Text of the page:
Paris Air Show teasers show off Boeing’s ballet … and Neva’s flying car in Seattle?

Jun 19, 2017 Issues: Transportation & Infrastructure

Geek Wire: Paris Air Show teasers show off Boeing’s ballet … and Neva’s flying car in Seattle?

  • Alan Boyle

If you like airplanes, you’ll love Boeing’s teaser video for the Paris Air Show, which puts a 787-10 Dreamliner and a 737 MAX 9 jet through a series of moves worthy of a ballet.

The video preview has become a tradition for Boeing’s presence at the big show, which plays out next week. In the video, the planes take off at dizzyingly steep angles and fly in close formation with Pacific Northwest peaks serving as a backdrop.

Don’t expect those kinds of aerobatics in Paris – but do expect the 737 MAX 9, which made its first flight in April, to participate in a flying display. (Lockheed Martin’s controversial F-35 fighter jet will also take to the air.)

The 787-10 flight-test plane will be on view in Paris, along with a Qatar Airways 777-300ER, a P-8A Poseidon anti-submarine aircraft, Apache and Chinook helicopters and a V-22 Osprey tilt-rotor aircraft.

Boeing says the stretch model has won 149 orders from nine customers, including launch customer Singapore Airlines. The first deliveries are due to be made in the first half of 2018.

Between now and then, Boeing is putting the first three 787-10 planes through a series of flight tests to fine-tune the design and build up the data that’s needed for certification by the Federal Aviation Administration. Today’s flight marked the start of that process.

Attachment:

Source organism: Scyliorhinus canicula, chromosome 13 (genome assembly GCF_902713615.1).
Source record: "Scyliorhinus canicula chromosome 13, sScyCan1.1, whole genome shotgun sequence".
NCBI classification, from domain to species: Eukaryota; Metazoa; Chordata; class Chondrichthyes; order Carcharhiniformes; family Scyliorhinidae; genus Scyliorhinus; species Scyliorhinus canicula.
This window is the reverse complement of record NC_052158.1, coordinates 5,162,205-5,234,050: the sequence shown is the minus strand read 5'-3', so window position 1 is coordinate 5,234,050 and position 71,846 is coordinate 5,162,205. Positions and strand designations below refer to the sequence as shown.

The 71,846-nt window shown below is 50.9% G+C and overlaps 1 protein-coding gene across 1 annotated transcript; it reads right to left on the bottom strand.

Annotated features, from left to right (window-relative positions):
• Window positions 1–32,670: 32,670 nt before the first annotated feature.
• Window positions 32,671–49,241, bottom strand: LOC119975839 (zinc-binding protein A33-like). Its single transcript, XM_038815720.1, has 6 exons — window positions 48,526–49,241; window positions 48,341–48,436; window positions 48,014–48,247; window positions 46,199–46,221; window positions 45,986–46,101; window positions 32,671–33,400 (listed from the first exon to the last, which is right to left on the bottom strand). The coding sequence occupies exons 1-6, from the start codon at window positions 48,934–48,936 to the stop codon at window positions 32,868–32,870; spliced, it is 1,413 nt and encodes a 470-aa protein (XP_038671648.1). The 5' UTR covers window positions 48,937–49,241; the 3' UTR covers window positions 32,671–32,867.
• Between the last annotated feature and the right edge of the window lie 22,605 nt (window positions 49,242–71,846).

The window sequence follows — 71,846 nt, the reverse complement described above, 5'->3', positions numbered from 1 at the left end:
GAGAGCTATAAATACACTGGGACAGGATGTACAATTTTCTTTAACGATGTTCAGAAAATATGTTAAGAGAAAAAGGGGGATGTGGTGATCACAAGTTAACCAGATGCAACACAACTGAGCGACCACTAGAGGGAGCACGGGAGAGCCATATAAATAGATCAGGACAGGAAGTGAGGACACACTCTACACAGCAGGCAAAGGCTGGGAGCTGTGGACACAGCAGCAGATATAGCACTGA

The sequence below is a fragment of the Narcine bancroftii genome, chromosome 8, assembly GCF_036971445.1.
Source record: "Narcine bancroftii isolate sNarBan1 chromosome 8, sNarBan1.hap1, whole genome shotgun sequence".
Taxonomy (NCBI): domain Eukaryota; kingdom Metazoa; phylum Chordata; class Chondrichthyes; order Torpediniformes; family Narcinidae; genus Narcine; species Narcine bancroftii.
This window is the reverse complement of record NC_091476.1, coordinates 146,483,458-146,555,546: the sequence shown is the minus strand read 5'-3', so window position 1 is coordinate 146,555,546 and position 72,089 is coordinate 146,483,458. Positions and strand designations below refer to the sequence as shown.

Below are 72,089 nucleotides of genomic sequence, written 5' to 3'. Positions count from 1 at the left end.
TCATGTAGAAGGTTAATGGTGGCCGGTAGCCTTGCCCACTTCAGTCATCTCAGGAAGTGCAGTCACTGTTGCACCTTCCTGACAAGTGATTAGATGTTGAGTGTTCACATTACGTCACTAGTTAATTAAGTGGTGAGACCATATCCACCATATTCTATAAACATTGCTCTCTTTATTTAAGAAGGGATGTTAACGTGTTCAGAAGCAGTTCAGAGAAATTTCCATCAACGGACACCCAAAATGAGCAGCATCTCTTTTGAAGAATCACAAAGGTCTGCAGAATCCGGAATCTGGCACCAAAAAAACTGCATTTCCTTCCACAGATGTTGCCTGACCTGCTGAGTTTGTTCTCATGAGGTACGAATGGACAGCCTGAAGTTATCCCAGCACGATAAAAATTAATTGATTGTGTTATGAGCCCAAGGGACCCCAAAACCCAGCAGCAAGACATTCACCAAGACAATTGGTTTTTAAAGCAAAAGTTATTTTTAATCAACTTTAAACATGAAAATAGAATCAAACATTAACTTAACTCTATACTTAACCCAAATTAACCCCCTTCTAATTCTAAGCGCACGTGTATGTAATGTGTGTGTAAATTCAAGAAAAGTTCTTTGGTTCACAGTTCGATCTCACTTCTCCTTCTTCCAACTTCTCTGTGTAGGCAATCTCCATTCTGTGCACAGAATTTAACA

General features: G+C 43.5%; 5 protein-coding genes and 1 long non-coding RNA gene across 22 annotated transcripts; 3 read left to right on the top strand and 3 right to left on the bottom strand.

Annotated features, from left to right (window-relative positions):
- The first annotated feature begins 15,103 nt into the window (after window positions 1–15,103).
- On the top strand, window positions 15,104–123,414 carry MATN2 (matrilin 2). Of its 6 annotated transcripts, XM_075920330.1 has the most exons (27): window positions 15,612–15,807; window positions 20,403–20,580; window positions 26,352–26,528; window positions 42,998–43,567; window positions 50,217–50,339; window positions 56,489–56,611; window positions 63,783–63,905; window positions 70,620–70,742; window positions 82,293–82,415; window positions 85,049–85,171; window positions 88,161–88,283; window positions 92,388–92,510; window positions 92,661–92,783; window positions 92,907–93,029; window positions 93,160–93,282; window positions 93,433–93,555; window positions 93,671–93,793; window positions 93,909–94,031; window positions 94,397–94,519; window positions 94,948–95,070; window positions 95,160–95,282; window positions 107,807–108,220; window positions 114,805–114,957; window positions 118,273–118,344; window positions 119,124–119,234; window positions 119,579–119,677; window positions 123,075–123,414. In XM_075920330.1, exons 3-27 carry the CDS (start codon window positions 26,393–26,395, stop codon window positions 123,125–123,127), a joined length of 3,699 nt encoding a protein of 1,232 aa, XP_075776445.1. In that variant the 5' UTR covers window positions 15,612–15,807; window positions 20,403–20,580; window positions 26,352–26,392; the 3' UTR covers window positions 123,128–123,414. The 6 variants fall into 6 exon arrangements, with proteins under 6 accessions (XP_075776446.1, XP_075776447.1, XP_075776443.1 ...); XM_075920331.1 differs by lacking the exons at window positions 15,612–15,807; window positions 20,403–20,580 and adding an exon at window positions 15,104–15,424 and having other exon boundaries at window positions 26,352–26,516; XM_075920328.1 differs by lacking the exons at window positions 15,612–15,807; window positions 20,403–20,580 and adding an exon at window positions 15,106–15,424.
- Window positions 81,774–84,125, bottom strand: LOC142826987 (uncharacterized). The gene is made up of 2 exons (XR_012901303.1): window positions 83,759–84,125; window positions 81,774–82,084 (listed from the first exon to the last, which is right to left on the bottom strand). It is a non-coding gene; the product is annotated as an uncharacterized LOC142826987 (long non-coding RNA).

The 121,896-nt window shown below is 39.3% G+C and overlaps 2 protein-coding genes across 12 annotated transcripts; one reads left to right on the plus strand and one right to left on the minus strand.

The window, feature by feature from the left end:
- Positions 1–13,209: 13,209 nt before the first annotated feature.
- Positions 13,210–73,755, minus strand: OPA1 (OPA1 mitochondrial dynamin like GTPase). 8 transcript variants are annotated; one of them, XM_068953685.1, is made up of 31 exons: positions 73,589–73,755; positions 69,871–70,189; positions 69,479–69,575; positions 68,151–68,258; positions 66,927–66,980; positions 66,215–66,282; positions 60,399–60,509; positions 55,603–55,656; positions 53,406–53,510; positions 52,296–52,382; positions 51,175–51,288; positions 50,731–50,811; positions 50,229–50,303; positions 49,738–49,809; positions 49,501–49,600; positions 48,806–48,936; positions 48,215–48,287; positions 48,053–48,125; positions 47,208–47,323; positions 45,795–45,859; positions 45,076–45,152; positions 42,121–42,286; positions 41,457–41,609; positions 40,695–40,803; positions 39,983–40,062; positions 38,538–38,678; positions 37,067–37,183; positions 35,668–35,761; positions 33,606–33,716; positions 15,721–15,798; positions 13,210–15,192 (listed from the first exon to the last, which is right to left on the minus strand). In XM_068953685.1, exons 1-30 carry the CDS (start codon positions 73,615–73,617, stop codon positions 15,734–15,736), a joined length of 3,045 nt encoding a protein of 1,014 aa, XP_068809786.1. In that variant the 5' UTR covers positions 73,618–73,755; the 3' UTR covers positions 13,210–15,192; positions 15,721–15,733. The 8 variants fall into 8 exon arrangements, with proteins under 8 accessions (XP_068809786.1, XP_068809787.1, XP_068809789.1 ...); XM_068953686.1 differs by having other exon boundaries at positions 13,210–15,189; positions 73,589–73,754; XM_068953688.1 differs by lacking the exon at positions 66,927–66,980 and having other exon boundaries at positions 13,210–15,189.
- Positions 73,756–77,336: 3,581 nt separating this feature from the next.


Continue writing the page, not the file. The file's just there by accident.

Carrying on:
Takeoff from Charleston, S.C., came just after 9:30 a.m. ET (6:30 a.m. PT), sparking a round of cheers from the crowd at the airport. For about five hours, the jet traced a back-and-forth route over the state, ranging from Columbia to Myrtle Beach.

Today’s test was limited to an altitude of 20,000 feet and a speed of 250 knots. Bryan marveled that the airplane was as quiet as a whisper as he and Berg tried out the landing gear, flaps and spoilers.

“We really gave it a thorough wring-out, and it’s a beautiful airplane,” Bryan said.

The focus of the test program will shift to Seattle’s Boeing Field as early as next week. “We have a good plan laid out for the remainder of the year,” Berg said.

Ken Sanger, Boeing’s vice president and general manager for 787 development, said he was gratified to see how smoothly the plane went from design to assembly to first flight. “I think we nailed it,” he said.

Boeing’s South Carolina operation has come into the spotlight over the past couple of months for a couple of reasons. In mid-February, the 3,000 workers at the plant voted resoundingly against unionizing after a hard-fought campaign between the company and the International Association of Machinists.

Just a couple of days after the vote, President Donald Trump visited the plant for the 787-10’s unveiling.  Trump called the plane “an amazing piece of art.”

“The name says it all,” the president told thousands of workers and VIPs at the hangar. “Dreamliner, great name. Our country is all about making dreams come true.”

After an initial tiff, Trump has been working with Boeing executives on the replacement plan for Air Force One and the potential purchase of upgraded F/A-18 Super Hornet fighter jets.